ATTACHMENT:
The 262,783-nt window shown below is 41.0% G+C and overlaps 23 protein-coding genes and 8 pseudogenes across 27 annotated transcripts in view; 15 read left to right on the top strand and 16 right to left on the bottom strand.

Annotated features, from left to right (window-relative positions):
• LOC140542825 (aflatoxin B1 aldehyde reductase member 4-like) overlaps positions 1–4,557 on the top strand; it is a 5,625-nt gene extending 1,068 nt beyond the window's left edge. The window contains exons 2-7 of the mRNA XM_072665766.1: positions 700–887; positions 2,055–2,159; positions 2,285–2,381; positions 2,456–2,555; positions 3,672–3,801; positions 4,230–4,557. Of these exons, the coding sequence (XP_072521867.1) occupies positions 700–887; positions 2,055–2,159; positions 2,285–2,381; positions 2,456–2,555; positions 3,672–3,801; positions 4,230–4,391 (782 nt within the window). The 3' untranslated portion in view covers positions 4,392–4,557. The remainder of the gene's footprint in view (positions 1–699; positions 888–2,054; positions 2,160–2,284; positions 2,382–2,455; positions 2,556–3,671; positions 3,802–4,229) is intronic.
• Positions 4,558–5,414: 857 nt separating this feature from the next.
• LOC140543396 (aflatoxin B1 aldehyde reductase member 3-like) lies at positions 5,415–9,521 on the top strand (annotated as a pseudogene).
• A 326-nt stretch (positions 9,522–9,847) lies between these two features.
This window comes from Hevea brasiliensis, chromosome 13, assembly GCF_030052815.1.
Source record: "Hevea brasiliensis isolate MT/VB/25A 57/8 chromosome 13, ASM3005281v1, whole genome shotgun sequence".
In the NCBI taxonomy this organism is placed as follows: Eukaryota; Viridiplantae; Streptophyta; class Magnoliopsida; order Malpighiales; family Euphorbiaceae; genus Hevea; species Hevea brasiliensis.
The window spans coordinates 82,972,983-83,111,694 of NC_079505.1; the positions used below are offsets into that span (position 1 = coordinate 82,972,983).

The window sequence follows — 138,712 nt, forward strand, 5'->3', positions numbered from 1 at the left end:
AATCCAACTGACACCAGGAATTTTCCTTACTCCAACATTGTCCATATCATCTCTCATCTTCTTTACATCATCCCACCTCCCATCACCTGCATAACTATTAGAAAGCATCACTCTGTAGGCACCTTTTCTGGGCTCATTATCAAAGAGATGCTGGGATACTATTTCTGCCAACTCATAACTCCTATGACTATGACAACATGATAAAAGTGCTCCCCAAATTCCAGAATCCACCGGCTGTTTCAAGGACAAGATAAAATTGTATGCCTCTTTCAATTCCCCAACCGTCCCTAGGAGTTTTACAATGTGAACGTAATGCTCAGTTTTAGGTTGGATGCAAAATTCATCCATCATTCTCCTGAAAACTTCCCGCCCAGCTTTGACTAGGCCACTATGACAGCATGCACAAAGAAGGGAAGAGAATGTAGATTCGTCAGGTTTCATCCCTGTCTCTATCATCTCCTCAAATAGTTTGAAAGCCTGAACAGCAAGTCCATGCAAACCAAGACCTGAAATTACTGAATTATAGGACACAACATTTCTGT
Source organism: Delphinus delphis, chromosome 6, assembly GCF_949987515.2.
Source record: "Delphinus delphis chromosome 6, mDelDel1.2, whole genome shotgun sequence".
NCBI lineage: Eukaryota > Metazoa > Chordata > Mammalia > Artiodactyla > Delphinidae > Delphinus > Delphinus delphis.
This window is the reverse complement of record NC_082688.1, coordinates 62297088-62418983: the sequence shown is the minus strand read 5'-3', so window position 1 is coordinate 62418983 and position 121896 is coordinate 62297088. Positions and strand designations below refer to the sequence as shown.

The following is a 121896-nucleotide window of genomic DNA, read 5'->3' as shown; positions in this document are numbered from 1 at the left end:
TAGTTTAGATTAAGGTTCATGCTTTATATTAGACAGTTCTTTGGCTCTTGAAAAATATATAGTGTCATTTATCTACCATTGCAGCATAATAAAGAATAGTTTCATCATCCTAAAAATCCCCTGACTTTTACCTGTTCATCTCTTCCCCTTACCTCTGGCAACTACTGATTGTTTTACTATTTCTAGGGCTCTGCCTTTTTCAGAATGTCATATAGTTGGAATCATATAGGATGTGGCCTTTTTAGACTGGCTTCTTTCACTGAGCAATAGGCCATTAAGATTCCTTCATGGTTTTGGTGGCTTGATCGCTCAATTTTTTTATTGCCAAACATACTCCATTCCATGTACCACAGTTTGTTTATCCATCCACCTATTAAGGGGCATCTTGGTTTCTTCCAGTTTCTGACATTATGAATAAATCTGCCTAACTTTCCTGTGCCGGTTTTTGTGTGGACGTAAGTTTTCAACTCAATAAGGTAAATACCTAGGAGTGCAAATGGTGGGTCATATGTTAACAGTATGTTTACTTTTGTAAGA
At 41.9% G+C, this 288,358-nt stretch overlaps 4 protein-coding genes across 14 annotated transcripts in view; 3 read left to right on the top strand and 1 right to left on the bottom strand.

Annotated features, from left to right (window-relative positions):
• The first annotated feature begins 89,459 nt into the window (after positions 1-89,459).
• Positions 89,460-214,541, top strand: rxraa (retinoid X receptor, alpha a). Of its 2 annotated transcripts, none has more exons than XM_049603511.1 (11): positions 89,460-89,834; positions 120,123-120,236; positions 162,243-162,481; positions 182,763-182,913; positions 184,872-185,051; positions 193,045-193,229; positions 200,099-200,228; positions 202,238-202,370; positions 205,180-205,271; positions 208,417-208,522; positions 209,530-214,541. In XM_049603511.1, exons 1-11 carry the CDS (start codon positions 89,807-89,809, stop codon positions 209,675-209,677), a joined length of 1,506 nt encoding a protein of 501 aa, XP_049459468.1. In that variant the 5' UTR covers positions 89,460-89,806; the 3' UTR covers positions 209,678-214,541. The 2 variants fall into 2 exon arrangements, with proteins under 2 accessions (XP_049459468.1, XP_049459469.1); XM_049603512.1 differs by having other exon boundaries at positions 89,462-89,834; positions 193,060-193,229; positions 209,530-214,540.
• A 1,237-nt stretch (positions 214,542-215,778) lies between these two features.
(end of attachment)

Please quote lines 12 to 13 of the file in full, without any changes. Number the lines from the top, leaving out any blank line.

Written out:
AATCCAACTGACACCAGGAATTTTCCTTACTCCAACATTGTCCATATCATCTCTCATCTTCTTTACATCATCCCACCTCCCATCACCTGCATAACTATTAGAAAGCATCACTCTGTAGGCACCTTTTCTGGGCTCATTATCAAAGAGATGCTGGGATACTATTTCTGCCAACTCATAACTCCTATGACTATGACAACATGATAAAAGTGCTCCCCAAATTCCAGAATCCACCGGCTGTTTCAAGGACAAGATAAAATTGTATGCCTCTTTCAATTCCCCAACCGTCCCTAGGAGTTTTACAATGTGAACGTAATGCTCAGTTTTAGGTTGGATGCAAAATTCATCCATCATTCTCCTGAAAACTTCCCGCCCAGCTTTGACTAGGCCACTATGACAGCATGCACAAAGAAGGGAAGAGAATGTAGATTCGTCAGGTTTCATCCCTGTCTCTATCATCTCCTCAAATAGTTTGAAAGCCTGAACAGCAAGTCCATGCAAACCAAGACCTGAAATTACTGAATTATAGGACACAACATTTCTGT
Source organism: Delphinus delphis, chromosome 6, assembly GCF_949987515.2.